Dan Winters: Ingenious Iconographer

by Jeff Vrabel

To call Dan Winters a "celebrity photographer" is to miss much of the story. It's understandable that people default to the celebrity hook when describing Winters' work. His style of portraiture is atmospheric, instantly recognizable and a touch other-wordly. There are shots of Tom Hanks, Tupac, Michael Jordan, Jack White, Gwyneth Paltrow, Leonardo DiCaprio, Heath Ledger, Christopher Walken, and a '50s-inspired version of Laura Dern, lost in some off-camera distance, treated to a desaturated color palette and feeling more permanent and mortal than most ephemeral celebrity photographs.

It doesn't take many glances for even untrained eyes to begin instinctively identifying a Winters portrait. But if labels make things easier, then Winters—who turns 50 in October and has kept a house on Tybee Island for 14 years—is also an aerospace photographer, an entomological photographer (with a lively interest in electron microscopes), a documenter of America, a chronicler of Texas gang life, a photographer of women in the military, a builder, illustrator and creator of collages and much more. His is a broad, stretching body of work that, he admits, is frustrating to see distilled down to that of a guy who only takes pictures of famous people.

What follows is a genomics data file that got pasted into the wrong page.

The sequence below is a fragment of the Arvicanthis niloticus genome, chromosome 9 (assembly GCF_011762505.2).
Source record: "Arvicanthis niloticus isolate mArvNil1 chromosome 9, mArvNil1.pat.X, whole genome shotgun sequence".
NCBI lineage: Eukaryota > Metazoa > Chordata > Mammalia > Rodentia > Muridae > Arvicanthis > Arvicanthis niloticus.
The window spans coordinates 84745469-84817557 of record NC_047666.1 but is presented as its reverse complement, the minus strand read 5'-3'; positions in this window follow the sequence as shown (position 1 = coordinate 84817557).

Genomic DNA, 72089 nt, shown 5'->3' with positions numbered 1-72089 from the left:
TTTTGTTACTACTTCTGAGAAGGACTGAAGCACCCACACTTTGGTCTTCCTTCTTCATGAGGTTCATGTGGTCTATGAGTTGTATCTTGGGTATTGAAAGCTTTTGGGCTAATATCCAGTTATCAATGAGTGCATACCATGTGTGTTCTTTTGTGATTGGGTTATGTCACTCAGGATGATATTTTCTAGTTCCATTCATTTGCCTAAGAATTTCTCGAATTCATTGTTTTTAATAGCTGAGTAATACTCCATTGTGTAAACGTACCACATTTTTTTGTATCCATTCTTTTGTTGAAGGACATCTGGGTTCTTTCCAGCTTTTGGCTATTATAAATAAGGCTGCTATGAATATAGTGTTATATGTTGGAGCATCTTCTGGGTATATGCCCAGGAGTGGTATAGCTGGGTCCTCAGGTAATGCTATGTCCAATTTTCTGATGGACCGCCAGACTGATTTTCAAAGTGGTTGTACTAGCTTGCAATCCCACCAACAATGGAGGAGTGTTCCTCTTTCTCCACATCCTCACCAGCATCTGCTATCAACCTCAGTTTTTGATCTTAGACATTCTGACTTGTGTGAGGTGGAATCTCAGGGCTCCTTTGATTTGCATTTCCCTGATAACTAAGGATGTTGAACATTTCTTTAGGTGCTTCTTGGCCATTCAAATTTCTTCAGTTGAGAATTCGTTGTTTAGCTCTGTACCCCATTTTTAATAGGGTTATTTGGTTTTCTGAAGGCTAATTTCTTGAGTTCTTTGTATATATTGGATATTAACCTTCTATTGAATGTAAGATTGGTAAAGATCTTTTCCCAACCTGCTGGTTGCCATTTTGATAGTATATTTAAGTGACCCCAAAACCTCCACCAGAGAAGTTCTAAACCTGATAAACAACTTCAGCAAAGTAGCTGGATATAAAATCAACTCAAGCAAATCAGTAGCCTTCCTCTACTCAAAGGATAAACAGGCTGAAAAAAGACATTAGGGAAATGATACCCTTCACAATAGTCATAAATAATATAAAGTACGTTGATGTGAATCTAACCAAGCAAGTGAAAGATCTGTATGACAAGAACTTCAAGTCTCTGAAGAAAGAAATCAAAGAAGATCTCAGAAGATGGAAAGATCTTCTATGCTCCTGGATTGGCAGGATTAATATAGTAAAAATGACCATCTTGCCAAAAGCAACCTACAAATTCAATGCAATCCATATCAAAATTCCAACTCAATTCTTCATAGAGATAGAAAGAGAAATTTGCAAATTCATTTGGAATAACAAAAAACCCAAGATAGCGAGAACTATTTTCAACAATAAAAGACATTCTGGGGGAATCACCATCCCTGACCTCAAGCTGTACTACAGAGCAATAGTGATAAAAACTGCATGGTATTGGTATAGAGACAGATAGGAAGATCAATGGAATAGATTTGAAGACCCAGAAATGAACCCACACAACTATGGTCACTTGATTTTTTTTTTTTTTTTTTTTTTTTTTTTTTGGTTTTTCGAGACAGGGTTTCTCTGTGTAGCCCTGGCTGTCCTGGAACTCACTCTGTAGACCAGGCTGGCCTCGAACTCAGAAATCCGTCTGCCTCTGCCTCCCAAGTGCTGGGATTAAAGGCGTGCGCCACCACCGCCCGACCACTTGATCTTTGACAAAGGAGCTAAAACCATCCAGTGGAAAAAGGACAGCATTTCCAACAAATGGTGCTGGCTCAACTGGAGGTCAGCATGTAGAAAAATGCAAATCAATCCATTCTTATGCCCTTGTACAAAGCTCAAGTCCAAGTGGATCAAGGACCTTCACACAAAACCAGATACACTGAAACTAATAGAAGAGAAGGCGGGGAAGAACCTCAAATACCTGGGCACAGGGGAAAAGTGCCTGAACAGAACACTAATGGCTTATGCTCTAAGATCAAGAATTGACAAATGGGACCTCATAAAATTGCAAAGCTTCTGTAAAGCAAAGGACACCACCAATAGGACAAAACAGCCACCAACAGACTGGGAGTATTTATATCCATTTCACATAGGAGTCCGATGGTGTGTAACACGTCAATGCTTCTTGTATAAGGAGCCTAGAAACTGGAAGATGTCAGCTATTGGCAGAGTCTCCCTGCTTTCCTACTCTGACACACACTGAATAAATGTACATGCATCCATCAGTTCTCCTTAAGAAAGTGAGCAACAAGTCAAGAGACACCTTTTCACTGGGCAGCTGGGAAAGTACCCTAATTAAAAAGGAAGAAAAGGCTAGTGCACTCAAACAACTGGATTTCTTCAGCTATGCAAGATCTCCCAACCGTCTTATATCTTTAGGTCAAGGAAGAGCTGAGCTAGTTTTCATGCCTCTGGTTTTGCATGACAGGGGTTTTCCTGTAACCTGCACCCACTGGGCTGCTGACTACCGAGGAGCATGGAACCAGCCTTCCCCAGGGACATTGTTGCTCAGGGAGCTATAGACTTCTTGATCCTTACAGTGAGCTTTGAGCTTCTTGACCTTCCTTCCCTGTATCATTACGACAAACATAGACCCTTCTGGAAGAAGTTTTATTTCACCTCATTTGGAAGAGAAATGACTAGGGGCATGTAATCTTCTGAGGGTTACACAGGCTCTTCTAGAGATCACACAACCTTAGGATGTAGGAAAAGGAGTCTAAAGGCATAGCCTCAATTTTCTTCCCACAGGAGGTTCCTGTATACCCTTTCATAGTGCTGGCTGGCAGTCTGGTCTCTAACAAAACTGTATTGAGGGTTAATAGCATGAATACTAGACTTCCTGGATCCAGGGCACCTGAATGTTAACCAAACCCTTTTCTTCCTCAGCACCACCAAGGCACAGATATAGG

"The truth is that if I had to do celebrity photos all the time, I'd want to slit my wrists," the soft but speedy-spoken Winters said from his home outside of Austin, Texas, a few weeks before the opening of his show at the Telfair, Dan Winters's America: Icons and Ingenuity. "Truthfully, most of what I do is way more interesting than that. It's fun to meet actors, and there's a collaborative process there, and people in the integrated visual world get that. But working out in my woodshop or building something in my drawing room or doing collages or sculpture, while autonomous, is a lot more satisfying."

Categories: In This Issue